Feeling down, depressed or hopeless?0123
If you answered more than ‘0’ on these two questions, then you may be showing signs of depression.

Who is going to care for the doctor in distress?

 Most of us know when we are struggling and in need of help, but it is difficult, as doctors, to seek it.

Despite all the hard work that has gone into changing attitudes towards ill mental health, stigmatising attitudes regarding the performance of doctors with mental health conditions persist in the medical community.

40% of doctors feel that medical professionals with a history of mental health disorders are perceived as less competent than their peers, and 48% feel that these doctors are less likely to be appointed compared to doctors without a history of mental health problems. 59% of doctors feel that being a patient causes embarrassment for a doctor. (1)

Female doctors were more likely than male doctors to view doctors with a mental health history to be as reliable as the average doctor (69% vs 55%).

There are barriers to seeking treatment and support for a mental health condition, including:

  • Fear of a lack of confidentiality or privacy (52.5%)
  • Embarrassment (37.4%)
  • Impact on registration and right to practice (34.3%)
  • Preference to rely on self or not seek help (30.5%)
  • Lack of time (28.5%)
  • Concerns about career development or progress (27.5%). (1)

Mandatory reporting

These attitudes have been compounded by the nightmare that is mandatory reporting, where now, doctors are avoiding seeing other doctors for support, for fear of being reported and losing their right to practice. We are self-medicating and suiciding and presumably, there are more of us out there practising when impaired, because we are afraid to seek help for fear of losing our livelihood and our personal and professional reputations, whereas if genuine help without fear of recrimination were available, we would be more likely to seek it in the early stages of illness, before great harm was done, to ourselves or to others.

One small glimmer of light that has come from the recently publicised spate of doctor suicides is that steps are being taken to review this requirement and to introduce a policy that protects patients and doctors alike.

Doctors are people too, working under enormous stress, and doing our best to care for others. We should have equal rights to be cared for ourselves when the need arises, and this stigmatisation of mental ill health cannot help but affect how we view our patients, as well as ourselves and each other, which perpetuates the suffering and discrimination unnecessarily.

Seeking help

It is hard for us as doctors to give priority to our own physical and mental health over our hard won career. Unfortunately the very nature of psychological disturbance in depression leading to low self-worth, guilt and shame will contribute to making decisions which lack self-care and self-love, and which fail to protect from the very serious consequences of depression.

Depression is an illness and any person suffering from depression deserves the very best treatment.

Both those doctors with mental health problems and those doctors considering reporting them should remember that of all those reported, very few are deregistered. The law says that for this to happen the public should be at significant risk because of the practitioner’s impairment.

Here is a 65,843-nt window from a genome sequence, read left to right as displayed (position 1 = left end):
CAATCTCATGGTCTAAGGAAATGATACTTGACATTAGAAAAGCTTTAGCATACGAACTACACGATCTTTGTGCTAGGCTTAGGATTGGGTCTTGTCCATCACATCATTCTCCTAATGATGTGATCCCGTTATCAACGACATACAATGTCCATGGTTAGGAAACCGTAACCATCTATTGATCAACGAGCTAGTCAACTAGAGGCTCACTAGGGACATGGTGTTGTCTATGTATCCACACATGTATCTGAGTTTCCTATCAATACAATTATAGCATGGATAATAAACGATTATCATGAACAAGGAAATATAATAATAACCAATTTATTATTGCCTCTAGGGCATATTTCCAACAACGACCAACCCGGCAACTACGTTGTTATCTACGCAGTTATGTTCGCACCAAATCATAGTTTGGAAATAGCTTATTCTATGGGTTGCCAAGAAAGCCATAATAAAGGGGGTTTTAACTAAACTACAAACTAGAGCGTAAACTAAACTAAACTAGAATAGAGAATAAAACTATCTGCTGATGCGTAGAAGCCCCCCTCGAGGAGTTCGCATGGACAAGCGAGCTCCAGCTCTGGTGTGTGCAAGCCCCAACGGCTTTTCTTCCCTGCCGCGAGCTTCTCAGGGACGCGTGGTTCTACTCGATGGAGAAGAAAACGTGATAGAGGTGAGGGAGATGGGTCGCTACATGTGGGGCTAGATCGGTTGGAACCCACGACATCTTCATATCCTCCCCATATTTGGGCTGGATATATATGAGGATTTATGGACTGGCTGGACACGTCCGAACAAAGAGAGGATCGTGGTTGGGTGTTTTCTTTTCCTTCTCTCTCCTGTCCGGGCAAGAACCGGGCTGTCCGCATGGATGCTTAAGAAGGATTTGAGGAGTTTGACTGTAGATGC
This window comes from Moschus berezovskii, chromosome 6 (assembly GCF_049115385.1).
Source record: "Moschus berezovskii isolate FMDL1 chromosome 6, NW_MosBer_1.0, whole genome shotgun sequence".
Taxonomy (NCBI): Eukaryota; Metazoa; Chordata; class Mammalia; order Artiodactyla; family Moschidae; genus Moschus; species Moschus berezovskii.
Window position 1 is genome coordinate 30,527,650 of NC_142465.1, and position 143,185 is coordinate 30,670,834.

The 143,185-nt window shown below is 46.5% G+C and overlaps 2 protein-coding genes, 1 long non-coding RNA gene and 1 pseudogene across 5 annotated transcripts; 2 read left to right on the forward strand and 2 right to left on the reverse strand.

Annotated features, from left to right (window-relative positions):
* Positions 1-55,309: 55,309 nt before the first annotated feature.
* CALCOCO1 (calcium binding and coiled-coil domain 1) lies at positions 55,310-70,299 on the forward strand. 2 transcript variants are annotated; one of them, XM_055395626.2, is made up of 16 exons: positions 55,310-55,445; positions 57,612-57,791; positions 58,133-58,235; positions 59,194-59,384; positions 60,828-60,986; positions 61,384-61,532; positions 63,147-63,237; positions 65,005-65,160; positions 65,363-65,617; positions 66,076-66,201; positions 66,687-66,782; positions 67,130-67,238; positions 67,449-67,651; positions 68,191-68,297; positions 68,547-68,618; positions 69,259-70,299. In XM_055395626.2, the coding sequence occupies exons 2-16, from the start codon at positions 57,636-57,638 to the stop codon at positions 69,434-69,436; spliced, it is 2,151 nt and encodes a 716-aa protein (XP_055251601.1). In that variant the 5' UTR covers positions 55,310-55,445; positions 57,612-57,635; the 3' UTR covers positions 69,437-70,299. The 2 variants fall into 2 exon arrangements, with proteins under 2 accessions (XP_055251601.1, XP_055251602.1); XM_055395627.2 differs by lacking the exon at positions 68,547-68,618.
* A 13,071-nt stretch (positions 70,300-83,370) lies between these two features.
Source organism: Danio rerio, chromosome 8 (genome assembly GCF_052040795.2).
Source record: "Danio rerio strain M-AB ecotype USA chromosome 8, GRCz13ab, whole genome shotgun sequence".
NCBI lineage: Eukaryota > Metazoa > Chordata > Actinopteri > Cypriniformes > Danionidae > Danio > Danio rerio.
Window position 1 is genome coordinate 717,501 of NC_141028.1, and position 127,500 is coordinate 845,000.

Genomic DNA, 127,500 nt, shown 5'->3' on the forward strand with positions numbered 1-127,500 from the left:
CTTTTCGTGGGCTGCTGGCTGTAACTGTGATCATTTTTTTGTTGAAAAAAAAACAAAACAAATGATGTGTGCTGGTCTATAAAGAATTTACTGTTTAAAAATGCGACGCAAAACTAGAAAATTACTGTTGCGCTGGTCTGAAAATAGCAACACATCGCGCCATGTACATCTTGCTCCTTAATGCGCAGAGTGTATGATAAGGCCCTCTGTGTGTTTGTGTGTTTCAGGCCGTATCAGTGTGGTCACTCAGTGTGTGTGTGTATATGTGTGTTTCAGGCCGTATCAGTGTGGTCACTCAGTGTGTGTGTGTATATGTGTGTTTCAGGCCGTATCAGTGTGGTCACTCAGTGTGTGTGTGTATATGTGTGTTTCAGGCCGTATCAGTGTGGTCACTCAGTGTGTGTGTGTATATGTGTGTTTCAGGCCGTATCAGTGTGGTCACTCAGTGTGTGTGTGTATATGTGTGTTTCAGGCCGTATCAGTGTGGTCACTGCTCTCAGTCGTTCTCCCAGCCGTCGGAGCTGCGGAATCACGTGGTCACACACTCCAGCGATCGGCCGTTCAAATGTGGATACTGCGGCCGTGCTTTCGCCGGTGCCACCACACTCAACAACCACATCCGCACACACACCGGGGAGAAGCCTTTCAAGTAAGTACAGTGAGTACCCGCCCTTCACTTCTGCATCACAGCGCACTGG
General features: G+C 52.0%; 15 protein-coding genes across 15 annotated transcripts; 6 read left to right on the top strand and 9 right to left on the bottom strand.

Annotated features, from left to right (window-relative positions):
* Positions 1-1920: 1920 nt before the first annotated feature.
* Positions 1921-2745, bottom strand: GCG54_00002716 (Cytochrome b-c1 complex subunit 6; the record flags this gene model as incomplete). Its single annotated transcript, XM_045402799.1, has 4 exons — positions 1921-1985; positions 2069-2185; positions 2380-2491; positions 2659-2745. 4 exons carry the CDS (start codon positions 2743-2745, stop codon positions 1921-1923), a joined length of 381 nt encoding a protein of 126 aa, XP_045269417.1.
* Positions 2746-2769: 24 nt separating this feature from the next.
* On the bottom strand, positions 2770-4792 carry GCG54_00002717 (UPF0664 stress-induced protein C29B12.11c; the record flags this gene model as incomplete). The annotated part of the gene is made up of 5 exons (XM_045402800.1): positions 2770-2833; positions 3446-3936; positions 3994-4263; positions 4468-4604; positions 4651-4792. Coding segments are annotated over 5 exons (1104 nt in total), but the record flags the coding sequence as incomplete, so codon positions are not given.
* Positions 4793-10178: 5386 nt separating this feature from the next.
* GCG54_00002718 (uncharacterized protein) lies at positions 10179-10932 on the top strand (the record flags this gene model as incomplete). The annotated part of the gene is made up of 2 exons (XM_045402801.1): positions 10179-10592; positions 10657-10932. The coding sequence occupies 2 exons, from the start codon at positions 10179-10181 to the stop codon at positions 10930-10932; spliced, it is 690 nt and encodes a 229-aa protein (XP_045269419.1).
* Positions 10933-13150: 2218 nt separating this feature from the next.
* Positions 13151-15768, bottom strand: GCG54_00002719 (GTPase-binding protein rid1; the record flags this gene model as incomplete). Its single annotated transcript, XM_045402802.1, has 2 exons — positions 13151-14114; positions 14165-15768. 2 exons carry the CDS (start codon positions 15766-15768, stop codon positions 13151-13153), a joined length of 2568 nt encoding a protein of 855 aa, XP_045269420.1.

It is therefore important to seek help before this occurs and in an early phase, that may be readily treated through lifestyle changes, psychotherapy and medications.

As doctors, we need to treat one another with kindness, and the tender loving care that not only our patients, but we ourselves deserve.

Reference:

  1. Beyond Blue National Mental Health Survey of Doctors and Medical Students 2103

https://www.beyondblue.org.au/docs/default-source/research-project-files/bl1132-report—nmhdmss-full-report_web


Online resources:

We recommend all students read “Keeping Your Grass Greener”, an excellent publication by AMSA specifically aimed at the issues and needs of medical students.

http://mentalhealth.amsa.org.au/wp-content/uploads/2014/08/KYGGWebVersion.pdf

https://www.amsa.org.au/node/948


Other helpful resources include:

DHAS – Doctors Health Advisory Service NSW and ACT          02 94376552

24 hour helpline                                                                                0409 446 489

The Doctors’ Health Advisory Service in NSW operates a telephone Help Line to provide personal advice to practitioners and students facing difficulties. Anyone who is concerned about their own health, the health of a colleague, or the health of a family members who is a doctor or a medical student can call the Help Line.

They say most of their callers seek advice in relation to stress and mental illness, drug and alcohol problems, or personal and financial difficulties. No problem is too trivial or too serious.

http://dhas.org.au/about-dhas/about-dhas.html

Doctors Health Advisory Service Resources For Medical Students.

http://dhas.org.au/resources/resources-for-medical-students.html

Lifeline                                   13 11 14

Suicide Call Back Service     1300 659 467

Following are some very useful support, wellbeing and mental health resources.

We would encourage you to explore these sites to raise your awareness of what is available which may be valuable at some stage for either yourself or a colleague.

Beyond Blue             https://www.beyondblue.org.au/get-support/get-immediate-support

Beyond Blue Phone 24/7 support                              1300 22 46 36

Reachout at                www.reachout.com.au

MindHealthConnect             http://www.mindhealthconnect.org.au/

Headspace                              https://www.headspace.org.au/

Mental Health Access Line                                       1800 011 511

a 24/7 information and access to mental health services. ED or 000 if severe distress or risk.

MensLine                                                                   1300 789 978

Mental Health Information Service             1300  794  991

Anxiety Disorders Information and Support Line1300 794 992

Gay and Lesbian Counselling Service                    02 85 94 95 96

SANE helpline                                                           1800 187 263

Online E mental Health CBT /psychoeducation

www.mindspot.org.au

www.mindhealthconnect.org.au  excellent psychoeducation resources for wellbeing, building resilience etc.

https://moodgym.anu.edu.au/welcome  (new updated version expected April 2017)

https://thiswayup.org.au/

Telephone CBT- via New Access- 1300 137 934

 

Other useful diagnostic tools for depression are found on:

http://www.aafp.org/afp/2012/0115/p139.html

http://www.blackdoginstitute.org.au/docs/4.DMI10withinstructions.pdf

http://www.blackdoginstitute.org.au/public/depression/self-test.cfm

https://www.beyondblue.org.au/the-facts/anxiety-and-depression-checklist-k10